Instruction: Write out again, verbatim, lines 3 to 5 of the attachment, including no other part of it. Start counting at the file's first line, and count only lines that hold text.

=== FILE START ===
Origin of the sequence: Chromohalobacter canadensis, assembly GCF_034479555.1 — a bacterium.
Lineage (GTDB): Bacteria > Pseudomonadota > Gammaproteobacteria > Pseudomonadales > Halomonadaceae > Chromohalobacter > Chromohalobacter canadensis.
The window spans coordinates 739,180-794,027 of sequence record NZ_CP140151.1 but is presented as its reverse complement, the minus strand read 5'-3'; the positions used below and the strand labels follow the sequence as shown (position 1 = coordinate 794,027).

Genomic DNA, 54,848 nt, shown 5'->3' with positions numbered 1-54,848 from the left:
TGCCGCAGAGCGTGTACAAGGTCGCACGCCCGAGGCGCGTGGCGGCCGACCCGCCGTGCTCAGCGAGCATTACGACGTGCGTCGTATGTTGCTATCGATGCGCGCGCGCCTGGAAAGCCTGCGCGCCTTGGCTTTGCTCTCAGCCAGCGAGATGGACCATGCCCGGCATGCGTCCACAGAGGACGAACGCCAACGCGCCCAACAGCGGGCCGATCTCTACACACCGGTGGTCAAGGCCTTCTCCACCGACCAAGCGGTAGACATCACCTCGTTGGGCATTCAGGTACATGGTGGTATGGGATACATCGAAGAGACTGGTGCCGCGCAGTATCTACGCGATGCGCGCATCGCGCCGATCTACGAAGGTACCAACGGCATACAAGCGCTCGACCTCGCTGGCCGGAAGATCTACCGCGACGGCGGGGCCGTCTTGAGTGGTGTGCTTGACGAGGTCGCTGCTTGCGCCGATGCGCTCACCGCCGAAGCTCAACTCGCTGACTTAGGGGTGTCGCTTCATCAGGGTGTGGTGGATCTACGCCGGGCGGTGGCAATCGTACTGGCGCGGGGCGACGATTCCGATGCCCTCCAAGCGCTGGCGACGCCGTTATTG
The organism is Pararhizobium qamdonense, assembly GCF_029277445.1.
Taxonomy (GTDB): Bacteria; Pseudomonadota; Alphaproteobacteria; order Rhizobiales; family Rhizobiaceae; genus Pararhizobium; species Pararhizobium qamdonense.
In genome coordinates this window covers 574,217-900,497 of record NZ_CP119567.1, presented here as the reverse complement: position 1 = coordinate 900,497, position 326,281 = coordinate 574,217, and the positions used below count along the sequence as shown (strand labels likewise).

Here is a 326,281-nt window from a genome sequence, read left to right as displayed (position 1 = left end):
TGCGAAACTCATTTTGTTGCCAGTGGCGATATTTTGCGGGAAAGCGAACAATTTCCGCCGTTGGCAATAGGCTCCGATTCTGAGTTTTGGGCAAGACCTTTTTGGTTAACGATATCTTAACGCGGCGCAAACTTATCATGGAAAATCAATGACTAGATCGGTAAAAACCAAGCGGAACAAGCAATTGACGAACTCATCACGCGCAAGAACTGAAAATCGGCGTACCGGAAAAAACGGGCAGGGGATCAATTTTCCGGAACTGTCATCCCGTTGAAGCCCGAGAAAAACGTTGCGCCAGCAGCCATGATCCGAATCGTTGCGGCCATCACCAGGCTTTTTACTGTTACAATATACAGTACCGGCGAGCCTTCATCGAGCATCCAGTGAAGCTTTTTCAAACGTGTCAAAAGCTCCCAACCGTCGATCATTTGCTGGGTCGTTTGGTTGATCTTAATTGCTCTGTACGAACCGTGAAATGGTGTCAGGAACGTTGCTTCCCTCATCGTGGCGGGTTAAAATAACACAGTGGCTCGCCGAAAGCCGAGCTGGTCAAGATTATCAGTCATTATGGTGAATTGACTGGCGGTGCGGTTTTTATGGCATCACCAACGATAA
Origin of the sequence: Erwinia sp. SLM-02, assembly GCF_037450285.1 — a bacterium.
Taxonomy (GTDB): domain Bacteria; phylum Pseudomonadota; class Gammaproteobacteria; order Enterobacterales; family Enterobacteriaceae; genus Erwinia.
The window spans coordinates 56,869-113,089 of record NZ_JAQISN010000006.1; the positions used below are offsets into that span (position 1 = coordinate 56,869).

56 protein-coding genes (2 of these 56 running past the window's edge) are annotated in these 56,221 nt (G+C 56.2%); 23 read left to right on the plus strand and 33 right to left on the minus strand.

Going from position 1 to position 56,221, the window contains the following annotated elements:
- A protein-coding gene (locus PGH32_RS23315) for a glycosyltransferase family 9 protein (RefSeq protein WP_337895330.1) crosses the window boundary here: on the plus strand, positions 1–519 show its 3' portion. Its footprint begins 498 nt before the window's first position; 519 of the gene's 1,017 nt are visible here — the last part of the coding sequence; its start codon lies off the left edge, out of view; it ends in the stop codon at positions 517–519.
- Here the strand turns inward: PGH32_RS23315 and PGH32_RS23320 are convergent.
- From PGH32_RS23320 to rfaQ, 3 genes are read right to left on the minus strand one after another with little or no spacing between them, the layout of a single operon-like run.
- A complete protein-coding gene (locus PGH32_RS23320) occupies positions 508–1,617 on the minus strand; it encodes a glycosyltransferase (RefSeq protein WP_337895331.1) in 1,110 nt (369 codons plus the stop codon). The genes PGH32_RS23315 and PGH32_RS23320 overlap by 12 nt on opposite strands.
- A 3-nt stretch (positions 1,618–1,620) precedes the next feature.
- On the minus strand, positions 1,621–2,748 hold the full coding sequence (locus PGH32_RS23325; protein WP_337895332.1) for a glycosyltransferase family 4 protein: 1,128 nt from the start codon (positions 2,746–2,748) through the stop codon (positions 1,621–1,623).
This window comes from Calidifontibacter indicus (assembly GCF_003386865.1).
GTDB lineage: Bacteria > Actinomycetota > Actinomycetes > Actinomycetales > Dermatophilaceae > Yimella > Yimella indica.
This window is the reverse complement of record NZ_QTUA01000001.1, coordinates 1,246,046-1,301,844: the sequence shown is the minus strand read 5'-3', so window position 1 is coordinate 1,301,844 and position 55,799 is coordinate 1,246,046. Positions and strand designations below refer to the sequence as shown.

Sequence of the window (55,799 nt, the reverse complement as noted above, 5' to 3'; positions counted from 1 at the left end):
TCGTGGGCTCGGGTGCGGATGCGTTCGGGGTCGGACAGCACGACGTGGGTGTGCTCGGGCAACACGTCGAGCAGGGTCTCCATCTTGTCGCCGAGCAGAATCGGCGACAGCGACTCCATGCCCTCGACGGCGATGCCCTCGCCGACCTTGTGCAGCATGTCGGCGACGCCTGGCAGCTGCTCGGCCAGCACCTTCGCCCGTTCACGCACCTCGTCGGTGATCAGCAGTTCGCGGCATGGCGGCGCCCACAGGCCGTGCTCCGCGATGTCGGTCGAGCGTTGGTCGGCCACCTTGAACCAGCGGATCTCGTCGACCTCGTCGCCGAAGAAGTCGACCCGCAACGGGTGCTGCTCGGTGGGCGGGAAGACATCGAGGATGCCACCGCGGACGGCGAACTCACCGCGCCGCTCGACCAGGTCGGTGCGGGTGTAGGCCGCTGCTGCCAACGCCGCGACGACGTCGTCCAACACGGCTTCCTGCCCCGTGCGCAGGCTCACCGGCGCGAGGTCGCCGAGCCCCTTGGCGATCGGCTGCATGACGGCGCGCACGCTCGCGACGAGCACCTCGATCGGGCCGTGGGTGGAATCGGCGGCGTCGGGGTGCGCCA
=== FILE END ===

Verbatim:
The window spans coordinates 739,180-794,027 of sequence record NZ_CP140151.1 but is presented as its reverse complement, the minus strand read 5'-3'; the positions used below and the strand labels follow the sequence as shown (position 1 = coordinate 794,027).

Genomic DNA, 54,848 nt, shown 5'->3' with positions numbered 1-54,848 from the left:
TGCCGCAGAGCGTGTACAAGGTCGCACGCCCGAGGCGCGTGGCGGCCGACCCGCCGTGCTCAGCGAGCATTACGACGTGCGTCGTATGTTGCTATCGATGCGCGCGCGCCTGGAAAGCCTGCGCGCCTTGGCTTTGCTCTCAGCCAGCGAGATGGACCATGCCCGGCATGCGTCCACAGAGGACGAACGCCAACGCGCCCAACAGCGGGCCGATCTCTACACACCGGTGGTCAAGGCCTTCTCCACCGACCAAGCGGTAGACATCACCTCGTTGGGCATTCAGGTACATGGTGGTATGGGATACATCGAAGAGACTGGTGCCGCGCAGTATCTACGCGATGCGCGCATCGCGCCGATCTACGAAGGTACCAACGGCATACAAGCGCTCGACCTCGCTGGCCGGAAGATCTACCGCGACGGCGGGGCCGTCTTGAGTGGTGTGCTTGACGAGGTCGCTGCTTGCGCCGATGCGCTCACCGCCGAAGCTCAACTCGCTGACTTAGGGGTGTCGCTTCATCAGGGTGTGGTGGATCTACGCCGGGCGGTGGCAATCGTACTGGCGCGGGGCGACGATTCCGATGCCCTCCAAGCGCTGGCGACGCCGTTATTG